~ Mikhail Lermontov

I am an ignoramus.

“Better pass boldly into that other world, in the full glory of some passion, than fade and wither dismally with age.”
~ James Joyce

I would rather be gloriously passionate than just plain glorious when I pass boldly into that other world.

“Glory comes too late, after one as been reduced to ashes.”
~ Marcus Valerius Martial

I sure hope that it does.

A Bit Of Maharashtra, North India, And Urmeela.

Maharashtra is a State on the Western and Central Deccan Plateau parts of India and Pune, the city where I live is in it. Pune is located just East of Mumbai more familiar with its old English name Bombay, which is the State Capital.

As with most of India, Maharashtra is predominantly Hindu and one of the traditions that Maharashtrian women follow is to observe a fast for three days to concentrate on their prayers for the well being of their husbands. Yesterday was the last day of the fast called the Vat Purnima in local parlance. You can read all about it here.

A news item about this ceremony in the local paper reminded of an incident which I narrate here.

My late wife Urmeela did not observe this Vat Purnima fast, but one year when we were based in Delhi, she did observe a local variety of the same fast called the Karva Chouth.

To conclude the fast, women await the rising of the moon. Once the moon is visible, depending on the region and community, it is customary for a fasting woman, with her husband nearby, to view its reflection in a vessel filled with water, through a sieve, or through the cloth of a dupatta. Water is offered to the moon to secure its blessings. She then turns to her husband and views his face indirectly in the same manner. In some regions, the woman says a brief prayer asking for her husband’s life. It is believed that at this stage, spiritually strengthened by her fast, the fasting woman can successfully confront and defeat death. In Rajasthan the women say “Like the gold necklace and the pearl bracelet, just like the moon may my husband always shine brightly”.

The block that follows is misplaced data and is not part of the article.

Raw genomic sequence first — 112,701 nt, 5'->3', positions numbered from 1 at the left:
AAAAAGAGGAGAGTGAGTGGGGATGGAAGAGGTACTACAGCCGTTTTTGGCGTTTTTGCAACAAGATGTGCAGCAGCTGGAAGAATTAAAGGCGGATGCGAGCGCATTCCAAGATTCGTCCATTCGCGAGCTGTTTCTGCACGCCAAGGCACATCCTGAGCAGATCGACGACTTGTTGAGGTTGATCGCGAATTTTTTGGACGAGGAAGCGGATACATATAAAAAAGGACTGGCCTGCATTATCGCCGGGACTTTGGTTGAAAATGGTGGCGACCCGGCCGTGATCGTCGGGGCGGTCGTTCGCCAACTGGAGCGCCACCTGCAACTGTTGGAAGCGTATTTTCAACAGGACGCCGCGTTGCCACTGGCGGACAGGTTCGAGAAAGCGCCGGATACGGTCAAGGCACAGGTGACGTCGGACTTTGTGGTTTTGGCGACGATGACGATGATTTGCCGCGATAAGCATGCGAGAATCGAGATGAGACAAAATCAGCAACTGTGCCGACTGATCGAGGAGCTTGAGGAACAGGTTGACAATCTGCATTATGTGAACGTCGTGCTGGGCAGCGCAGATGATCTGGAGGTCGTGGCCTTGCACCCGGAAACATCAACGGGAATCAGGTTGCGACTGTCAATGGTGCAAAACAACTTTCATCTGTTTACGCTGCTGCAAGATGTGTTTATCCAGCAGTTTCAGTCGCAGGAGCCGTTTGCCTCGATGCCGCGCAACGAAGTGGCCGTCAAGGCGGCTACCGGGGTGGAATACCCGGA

The husband now takes the water from the plateand gives his wife her first sip and feeds her with the first morsel of the day (usually something sweet). The fast is now broken, and the woman has a complete meal. It is customary for the husband to make a gift to his wife, such as jewelry or a new dress.

She was more of less bamboozled into observing this fast by our lady neighbours who were observing it, and she did not tell me in advance about it. Not knowing that it was karva chouth, I invited some friends over for some cocktails and dinner in the evening and telephoned her to get things organised. Even at that point she did not mention anything and the party went off very well. At about eleven after the last guest had left, she performed this last ritual and I was more than touched and apologised for the inconsiderate party that I had thrown. As she always did, she brushed the apology aside and broke her fast and had her dinner. I however insisted that she does not do anything like this in the future as there was no need for an annual occasion, when I knew that she always had my well being in mind and that was that.

The story however, does not end there. The next day, our lady neighbours berated her for having given the party with liquor, and horror of horrors, meat and chicken cooked at home on such an auspicious day when she was observing the fast. Urmeela listened to all the rants and raves patiently, and finally said, that she implemented the spirit of the fast – the welfare and well being of her husband by arranging a party as per his wish. That shut the whole lot of them up. I came to know about the punchline from one of our male neighbours who complimented me for having such a wonderful wife!

Her prayer worked. She defeated death from taking her husband away from her, but death had the last laugh. He took her away from me.